For Judy Bonds: Historic Tree-Sit on Coal River Mountain Enters 10th Day

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CommonDreams.org

For Judy Bonds: Historic Tree-Sit on Coal River Mountain Enters 10th Day

Appalachian leader Judy Bonds would have turned 59-years-old on August 27th. Since the passing of the 2003 Goldman Prize-winning hero from Coal River Valley in West Virginia in January, devastating mountaintop removal operations have continued to destroy her beloved Coal River Mountain.

Perched 80-feet high on wooden platforms in the great deciduous forests in the heart of the Bee Tree strip mine site, two women with the RAMPS campaign have entered the 10th day in their historic tree-sit protest to halt the blasting on Coal River Mountain. Being hailed as the longest tree-sit in the area, Becks Kolins, 21, and Catherine-Ann MacDougal, 24, have effectively stalled strip mining operations and forced out-of-state Alpha Natural Resources–who took over the controversial mine site from Massey Energy–to recognize local concerns and the spiraling humanitarian crisis from mountaintop removal mining.

“The tree sitters have for 10 days now halted blasting at the Bee Tree site,” Coal River Mountain Watch Executive Director Vernon Haltom said. “This is 10 days reduced danger of catastrophe from blasting next to the Brushy Fork sludge dam. This is 10 days less toxic blasting fallout for residents to breathe, and less danger from cancer. The tree sitters are providing a valuable service by protecting the community, and for that I appreciate their effort. Judy Bonds would be proud.”

The tree-sitters have dropped two banners from their platforms: STOP STRIP MINING and FOR JUDY BONDS.

Tree-sitter MacDougal has cited the health and environmental damages from mountaintop removal areas. In an open statement, she noted:

There is no way that I can begin to detail the comprehensive destruction that surface mining and mountaintop removal wreak on the forest ecosystem of the southern Appalachian mountains. Valley fills choke ephemeral, intermittent, and other headwater streams, eliminating their function in providing organic matter downstream, increasing the sediment load, and causing flooding. Sulfuric acid released during mining leaches heavy metals that poison aquatic life and humans. The forests that are clear-cut before a mountaintop is destroyed cannot begin to grow back on a reclaimed site; the geology, hydrology, topography, substrate, and chemistry of a strip mined site cannot be manipulated to resemble those of the original forest, making reclamation an empty promise2. The soils will take a century to recover, and the mountain itself will be gone forever.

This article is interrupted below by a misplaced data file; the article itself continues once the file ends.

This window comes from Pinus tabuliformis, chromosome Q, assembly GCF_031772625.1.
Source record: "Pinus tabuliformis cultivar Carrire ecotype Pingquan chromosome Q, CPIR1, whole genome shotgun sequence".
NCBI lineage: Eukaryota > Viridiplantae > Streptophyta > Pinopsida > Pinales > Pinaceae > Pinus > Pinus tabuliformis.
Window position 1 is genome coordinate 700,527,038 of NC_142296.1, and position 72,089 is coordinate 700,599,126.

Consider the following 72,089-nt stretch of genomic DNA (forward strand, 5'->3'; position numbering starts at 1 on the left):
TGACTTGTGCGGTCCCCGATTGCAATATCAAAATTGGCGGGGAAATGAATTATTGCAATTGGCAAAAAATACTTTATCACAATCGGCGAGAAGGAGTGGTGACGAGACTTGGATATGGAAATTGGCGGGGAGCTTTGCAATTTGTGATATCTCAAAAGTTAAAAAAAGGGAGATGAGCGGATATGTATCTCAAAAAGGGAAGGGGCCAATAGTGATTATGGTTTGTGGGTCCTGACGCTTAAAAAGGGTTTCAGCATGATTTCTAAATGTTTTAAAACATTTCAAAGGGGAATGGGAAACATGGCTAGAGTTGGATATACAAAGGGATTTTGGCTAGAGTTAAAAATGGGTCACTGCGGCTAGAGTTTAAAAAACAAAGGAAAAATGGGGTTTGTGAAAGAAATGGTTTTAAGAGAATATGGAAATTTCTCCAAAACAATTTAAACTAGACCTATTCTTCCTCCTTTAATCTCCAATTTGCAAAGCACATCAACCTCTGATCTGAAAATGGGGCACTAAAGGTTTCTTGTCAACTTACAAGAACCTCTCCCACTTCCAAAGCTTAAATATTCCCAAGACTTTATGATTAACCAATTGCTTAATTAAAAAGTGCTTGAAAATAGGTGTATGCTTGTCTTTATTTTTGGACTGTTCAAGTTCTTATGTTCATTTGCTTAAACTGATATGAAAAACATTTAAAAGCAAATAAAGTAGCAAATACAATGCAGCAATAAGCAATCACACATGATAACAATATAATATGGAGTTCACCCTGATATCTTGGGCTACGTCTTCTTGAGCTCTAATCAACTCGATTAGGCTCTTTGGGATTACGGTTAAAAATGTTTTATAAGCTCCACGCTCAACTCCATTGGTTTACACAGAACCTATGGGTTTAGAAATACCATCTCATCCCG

Research has demonstrated these environmental impacts and many more, but those who are drinking tainted water, breathing coal dust, and watching the mountains fall around them don’t need a scientific study to tell them what’s wrong.

Since the first swaths of forests were cleared by bulldozers in the fall of 2009, mountaintop removal activists across the country have drawn a line in the sand at the Bee Tree site on Coal River Mountain as the ultimate battleground to stop mountaintop removal and launch a just transition for clean energy production and jobs. The Bee Tree operation, in particular, bulldozed the local community’s hopes for a Coal River Wind Project that would have provided more tax revenues, energy production and long-term jobs.

While Appalachian leaders call on the Obama administration to enact an immediate mountaintop removal moratorium until the federal government can effectively mitigate a spiraling humanitarian crisis, local residents are urging everyone to send in comments on the mine’s renewal permit by August 9th.

To support the tree-sitters RAMPS campaign, you can follow them on twitter or here.

Jeff Biggers

Jeff Biggers is the author of The United States of Appalachia, and more recently, Reckoning at Eagle Creek: The Secret Legacy of Coal in the Heartland (The Nation/Basic Books). Follow him on twitter: @JeffRBiggers

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